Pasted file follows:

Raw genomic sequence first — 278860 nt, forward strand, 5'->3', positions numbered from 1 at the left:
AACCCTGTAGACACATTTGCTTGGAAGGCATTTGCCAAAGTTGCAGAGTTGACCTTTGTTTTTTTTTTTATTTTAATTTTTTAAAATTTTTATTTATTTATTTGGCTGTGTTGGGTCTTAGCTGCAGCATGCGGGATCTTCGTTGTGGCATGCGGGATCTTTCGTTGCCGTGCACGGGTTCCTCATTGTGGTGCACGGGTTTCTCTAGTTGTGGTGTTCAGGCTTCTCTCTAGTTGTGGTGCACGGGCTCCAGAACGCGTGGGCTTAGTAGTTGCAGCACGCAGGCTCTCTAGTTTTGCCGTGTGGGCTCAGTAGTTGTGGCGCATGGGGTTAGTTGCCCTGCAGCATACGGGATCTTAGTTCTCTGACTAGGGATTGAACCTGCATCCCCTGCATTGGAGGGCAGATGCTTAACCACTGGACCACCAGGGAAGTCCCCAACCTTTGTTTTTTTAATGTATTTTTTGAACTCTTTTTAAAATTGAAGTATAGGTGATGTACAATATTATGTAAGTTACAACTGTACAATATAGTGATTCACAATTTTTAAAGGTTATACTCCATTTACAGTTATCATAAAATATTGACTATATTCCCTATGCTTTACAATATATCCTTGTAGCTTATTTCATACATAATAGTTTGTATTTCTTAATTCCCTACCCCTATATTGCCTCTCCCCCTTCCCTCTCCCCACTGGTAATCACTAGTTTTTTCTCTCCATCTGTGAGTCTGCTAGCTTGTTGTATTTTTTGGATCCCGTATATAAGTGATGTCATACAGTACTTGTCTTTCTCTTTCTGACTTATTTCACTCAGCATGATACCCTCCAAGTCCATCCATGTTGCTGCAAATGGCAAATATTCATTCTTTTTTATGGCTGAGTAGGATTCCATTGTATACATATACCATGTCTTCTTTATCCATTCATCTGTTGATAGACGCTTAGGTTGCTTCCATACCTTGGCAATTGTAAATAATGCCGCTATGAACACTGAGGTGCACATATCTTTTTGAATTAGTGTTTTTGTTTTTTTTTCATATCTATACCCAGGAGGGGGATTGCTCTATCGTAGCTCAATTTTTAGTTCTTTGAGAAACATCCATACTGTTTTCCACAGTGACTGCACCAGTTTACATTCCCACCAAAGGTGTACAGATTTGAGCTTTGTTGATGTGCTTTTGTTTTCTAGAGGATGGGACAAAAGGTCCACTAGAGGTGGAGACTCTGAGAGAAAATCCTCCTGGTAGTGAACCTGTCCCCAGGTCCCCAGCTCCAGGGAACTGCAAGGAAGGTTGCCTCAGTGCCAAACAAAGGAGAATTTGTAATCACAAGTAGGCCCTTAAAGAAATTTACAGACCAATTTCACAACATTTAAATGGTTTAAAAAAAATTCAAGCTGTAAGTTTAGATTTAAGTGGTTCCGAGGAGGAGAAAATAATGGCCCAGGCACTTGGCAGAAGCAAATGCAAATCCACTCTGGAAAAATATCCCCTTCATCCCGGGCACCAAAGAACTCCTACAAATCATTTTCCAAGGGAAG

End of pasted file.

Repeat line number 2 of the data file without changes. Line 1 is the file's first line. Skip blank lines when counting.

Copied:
AACCCTGTAGACACATTTGCTTGGAAGGCATTTGCCAAAGTTGCAGAGTTGACCTTTGTTTTTTTTTTTATTTTAATTTTTTAAAATTTTTATTTATTTATTTGGCTGTGTTGGGTCTTAGCTGCAGCATGCGGGATCTTCGTTGTGGCATGCGGGATCTTTCGTTGCCGTGCACGGGTTCCTCATTGTGGTGCACGGGTTTCTCTAGTTGTGGTGTTCAGGCTTCTCTCTAGTTGTGGTGCACGGGCTCCAGAACGCGTGGGCTTAGTAGTTGCAGCACGCAGGCTCTCTAGTTTTGCCGTGTGGGCTCAGTAGTTGTGGCGCATGGGGTTAGTTGCCCTGCAGCATACGGGATCTTAGTTCTCTGACTAGGGATTGAACCTGCATCCCCTGCATTGGAGGGCAGATGCTTAACCACTGGACCACCAGGGAAGTCCCCAACCTTTGTTTTTTTAATGTATTTTTTGAACTCTTTTTAAAATTGAAGTATAGGTGATGTACAATATTATGTAAGTTACAACTGTACAATATAGTGATTCACAATTTTTAAAGGTTATACTCCATTTACAGTTATCATAAAATATTGACTATATTCCCTATGCTTTACAATATATCCTTGTAGCTTATTTCATACATAATAGTTTGTATTTCTTAATTCCCTACCCCTATATTGCCTCTCCCCCTTCCCTCTCCCCACTGGTAATCACTAGTTTTTTCTCTCCATCTGTGAGTCTGCTAGCTTGTTGTATTTTTTGGATCCCGTATATAAGTGATGTCATACAGTACTTGTCTTTCTCTTTCTGACTTATTTCACTCAGCATGATACCCTCCAAGTCCATCCATGTTGCTGCAAATGGCAAATATTCATTCTTTTTTATGGCTGAGTAGGATTCCATTGTATACATATACCATGTCTTCTTTATCCATTCATCTGTTGATAGACGCTTAGGTTGCTTCCATACCTTGGCAATTGTAAATAATGCCGCTATGAACACTGAGGTGCACATATCTTTTTGAATTAGTGTTTTTGTTTTTTTTTCATATCTATACCCAGGAGGGGGATTGCTCTATCGTAGCTCAATTTTTAGTTCTTTGAGAAACATCCATACTGTTTTCCACAGTGACTGCACCAGTTTACATTCCCACCAAAGGTGTACAGATTTGAGCTTTGTTGATGTGCTTTTGTTTTCTAGAGGATGGGACAAAAGGTCCACTAGAGGTGGAGACTCTGAGAGAAAATCCTCCTGGTAGTGAACCTGTCCCCAGGTCCCCAGCTCCAGGGAACTGCAAGGAAGGTTGCCTCAGTGCCAAACAAAGGAGAATTTGTAATCACAAGTAGGCCCTTAAAGAAATTTACAGACCAATTTCACAACATTTAAATGGTTTAAAAAAAATTCAAGCTGTAAGTTTAGATTTAAGTGGTTCCGAGGAGGAGAAAATAATGGCCCAGGCACTTGGCAGAAGCAAATGCAAATCCACTCTGGAAAAATATCCCCTTCATCCCGGGCACCAAAGAACTCCTACAAATCATTTTCCAAGGGAAG